For release: December 22, 2016
Kansas City, Missouri, December 22, 2016 — From 2012 to 2015, credit and debit (including prepaid and non-prepaid) card payments continued to gain ground in the payments landscape, accounting for more than two-thirds of all core noncash payments in the United States, according to a Federal Reserve study of U.S. non-cash payments released today. Automated clearinghouse (ACH) payments grew modestly over the same period, and check payments declined at a slower rate than in the past.
The 2016 Federal Reserve Payments Study, which presents 2015 payments data, found that the number of domestic core noncash payments totaled an estimated 144 billion–up 5.3 percent annually from 2012. The total value of these transactions increased 3.4 percent over the same period to nearly $178 trillion.
Other key findings:
- Card payments grew 19.9 billion from 2012 to 2015, led by non-prepaid debit card payments which grew by 12.4 billion, and credit card payments, which grew by 6.9 billion. Prepaid card payments grew by less than 1 billion.
- Remote card payments, sometimes called card-not-present payments, reached 19 percent of card payments in 2015, an increase of less than 4 percent compared with 2012. Gains in remote cards’ share of total card payments were mitigated by substantial growth of in-person card use.
- Credit card and non-prepaid debit card payments nearly tied for first place in growth by number from 2012 through 2015, both growing by roughly 8 percent over the period.
- The number of general-purpose card payments initiated with a chip-based card increased substantially from 2012, growing by more than 230 percent per year, but amounted to only a roughly 2 percent share of total in-person general-purpose card payments in 2015, during a broad industry effort to roll out chip card technology.
- In 2015, the proportion of general-purpose card fraud attributed to counterfeiting was substantially greater as a share of total card fraud in the United States compared with countries where chip technology has been more completely adopted. Nonetheless, the total share of remote fraud is already substantial (46 percent) compared to its share in total card payments (19 percent).
- The number of ACH payments is estimated to have grown to 23.5 billion in 2015, with a value of $145.3 trillion. ACH payments grew at an annual rate of 4.9 percent by number and 4.0 percent by value from 2012 to 2015.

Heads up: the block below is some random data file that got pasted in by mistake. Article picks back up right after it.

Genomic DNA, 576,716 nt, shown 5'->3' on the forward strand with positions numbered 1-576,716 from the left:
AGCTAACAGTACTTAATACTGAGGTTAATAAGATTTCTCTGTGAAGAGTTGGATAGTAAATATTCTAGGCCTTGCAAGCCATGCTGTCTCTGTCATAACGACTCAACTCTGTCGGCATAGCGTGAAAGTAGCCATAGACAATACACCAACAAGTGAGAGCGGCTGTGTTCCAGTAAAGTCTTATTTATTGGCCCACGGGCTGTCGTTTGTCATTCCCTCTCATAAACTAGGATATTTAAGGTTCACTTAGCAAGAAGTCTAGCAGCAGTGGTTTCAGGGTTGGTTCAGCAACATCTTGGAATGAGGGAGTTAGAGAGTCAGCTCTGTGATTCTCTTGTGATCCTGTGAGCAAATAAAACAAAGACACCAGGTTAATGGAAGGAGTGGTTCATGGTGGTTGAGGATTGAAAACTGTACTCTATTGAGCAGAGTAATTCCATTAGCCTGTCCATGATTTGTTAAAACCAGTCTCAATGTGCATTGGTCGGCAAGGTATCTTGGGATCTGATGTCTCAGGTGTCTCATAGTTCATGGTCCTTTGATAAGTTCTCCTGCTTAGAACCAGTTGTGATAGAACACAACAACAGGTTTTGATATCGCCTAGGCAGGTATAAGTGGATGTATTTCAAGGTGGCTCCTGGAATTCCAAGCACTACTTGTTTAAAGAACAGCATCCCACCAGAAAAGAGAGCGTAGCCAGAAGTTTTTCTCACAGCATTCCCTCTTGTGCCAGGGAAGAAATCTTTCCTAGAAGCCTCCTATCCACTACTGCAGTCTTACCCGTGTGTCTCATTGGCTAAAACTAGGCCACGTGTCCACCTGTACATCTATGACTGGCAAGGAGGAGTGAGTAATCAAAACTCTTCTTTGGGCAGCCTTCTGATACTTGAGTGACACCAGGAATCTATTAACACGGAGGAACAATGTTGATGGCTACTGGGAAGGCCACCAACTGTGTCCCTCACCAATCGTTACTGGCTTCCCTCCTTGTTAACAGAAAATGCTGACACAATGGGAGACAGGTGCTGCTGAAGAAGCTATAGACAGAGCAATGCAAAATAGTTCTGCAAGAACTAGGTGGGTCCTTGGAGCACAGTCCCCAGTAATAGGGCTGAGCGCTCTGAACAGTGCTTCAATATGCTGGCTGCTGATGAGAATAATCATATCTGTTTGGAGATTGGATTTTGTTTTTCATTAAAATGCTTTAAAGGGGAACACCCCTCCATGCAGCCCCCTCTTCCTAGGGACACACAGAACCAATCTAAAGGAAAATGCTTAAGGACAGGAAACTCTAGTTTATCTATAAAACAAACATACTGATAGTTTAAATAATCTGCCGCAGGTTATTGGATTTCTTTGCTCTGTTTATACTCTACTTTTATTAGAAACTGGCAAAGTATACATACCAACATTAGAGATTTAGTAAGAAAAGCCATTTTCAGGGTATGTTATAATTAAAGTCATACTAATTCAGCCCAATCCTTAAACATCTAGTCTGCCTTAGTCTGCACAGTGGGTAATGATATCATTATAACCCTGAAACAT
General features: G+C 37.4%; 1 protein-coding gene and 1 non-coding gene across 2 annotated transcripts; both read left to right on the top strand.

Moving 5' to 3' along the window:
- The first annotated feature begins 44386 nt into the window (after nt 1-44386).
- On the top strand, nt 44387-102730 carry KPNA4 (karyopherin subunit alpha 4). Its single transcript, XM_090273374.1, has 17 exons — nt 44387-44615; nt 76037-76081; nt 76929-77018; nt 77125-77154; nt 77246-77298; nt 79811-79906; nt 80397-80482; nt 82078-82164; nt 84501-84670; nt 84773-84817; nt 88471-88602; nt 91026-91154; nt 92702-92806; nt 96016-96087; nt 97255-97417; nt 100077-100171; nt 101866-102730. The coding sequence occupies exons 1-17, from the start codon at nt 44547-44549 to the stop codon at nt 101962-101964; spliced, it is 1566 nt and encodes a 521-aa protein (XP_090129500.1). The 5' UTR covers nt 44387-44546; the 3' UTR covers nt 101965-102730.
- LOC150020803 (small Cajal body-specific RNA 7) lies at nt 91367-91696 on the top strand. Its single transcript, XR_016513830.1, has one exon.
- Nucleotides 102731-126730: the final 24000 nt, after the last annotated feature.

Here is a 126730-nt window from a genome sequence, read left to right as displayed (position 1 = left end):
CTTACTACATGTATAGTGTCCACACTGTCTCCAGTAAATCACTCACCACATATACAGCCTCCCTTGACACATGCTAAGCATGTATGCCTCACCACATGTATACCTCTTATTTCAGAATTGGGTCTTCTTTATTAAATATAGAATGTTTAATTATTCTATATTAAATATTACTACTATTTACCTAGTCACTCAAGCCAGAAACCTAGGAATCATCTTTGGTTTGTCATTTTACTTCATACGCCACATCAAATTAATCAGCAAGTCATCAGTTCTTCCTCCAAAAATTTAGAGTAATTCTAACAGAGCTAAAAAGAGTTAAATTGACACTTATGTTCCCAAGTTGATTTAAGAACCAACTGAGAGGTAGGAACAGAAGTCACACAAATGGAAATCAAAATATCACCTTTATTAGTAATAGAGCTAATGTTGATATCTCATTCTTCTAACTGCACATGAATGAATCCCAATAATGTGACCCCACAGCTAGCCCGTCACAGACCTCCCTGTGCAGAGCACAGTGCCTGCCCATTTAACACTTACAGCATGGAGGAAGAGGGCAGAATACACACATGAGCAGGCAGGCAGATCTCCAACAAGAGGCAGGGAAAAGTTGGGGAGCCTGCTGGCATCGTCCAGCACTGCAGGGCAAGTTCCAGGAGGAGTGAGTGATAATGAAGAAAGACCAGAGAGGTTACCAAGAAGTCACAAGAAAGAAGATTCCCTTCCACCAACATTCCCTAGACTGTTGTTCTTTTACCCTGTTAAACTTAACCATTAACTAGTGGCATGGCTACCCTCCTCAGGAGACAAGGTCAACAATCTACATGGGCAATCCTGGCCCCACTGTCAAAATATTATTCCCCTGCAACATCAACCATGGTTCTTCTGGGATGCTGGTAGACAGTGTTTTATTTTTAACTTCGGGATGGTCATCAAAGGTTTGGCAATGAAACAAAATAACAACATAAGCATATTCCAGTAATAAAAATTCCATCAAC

- Check payments fell at an annual rate of 4.4 percent by number or 0.5 percent by value from 2012 to 2015. For the first time since the descent began in the mid-1990s, check payments posted a slowing in the rate of decline.
“The data collected for the 2016 study was substantially expanded,” said Mary Kepler, senior vice president of the Federal Reserve Bank of Atlanta, which sponsored the study.
“This reflects an increased desire within the payments industry for additional fraud-related information,” she said. “A limited amount of fraud information was ready for release today, and further results will be released in 2017 as the complete data set is more fully reviewed and analyzed.”
Beginning in 2017, some survey data will be collected annually, rather than every three years, to enhance the value of the study, Kepler added.
“Payment industry participation drives the quality of the study’s results,” Kepler said. “The Federal Reserve appreciates the industry’s response in 2016 and looks forward to working with selected participants for the annual data collection getting underway in the first quarter of 2017.”
As in previous studies, the estimates reported are based on information gathered in three survey efforts:
- The 2016 Depository and Financial Institutions Payments Survey (DFIPS).
- The 2016 Networks, Processors and Issuers Payments Surveys (NPIPS).
- The 2016 Check Sample Survey (CSS).
The Federal Reserve partnered with McKinsey & Company on the DFIPS and CSS, and with Blueflame Consulting, of Melrose, Massachusetts, on the NPIPS. The information collected in each survey is combined with information about payments trends from previous studies and then analyzed to produce comprehensive estimates not available in other studies.
Laura LaBarbera (Federal Reserve Bank of Chicago) 312-322-2377 firstname.lastname@example.org
Dan Wassmann (Federal Reserve Bank of Chicago) 312-322-2374 email@example.com
Doug Tillett (Financial Services Policy Committee) 312-322-5201 firstname.lastname@example.org
Susan Stawick (Federal Reserve Board) 202-452-2955 email@example.com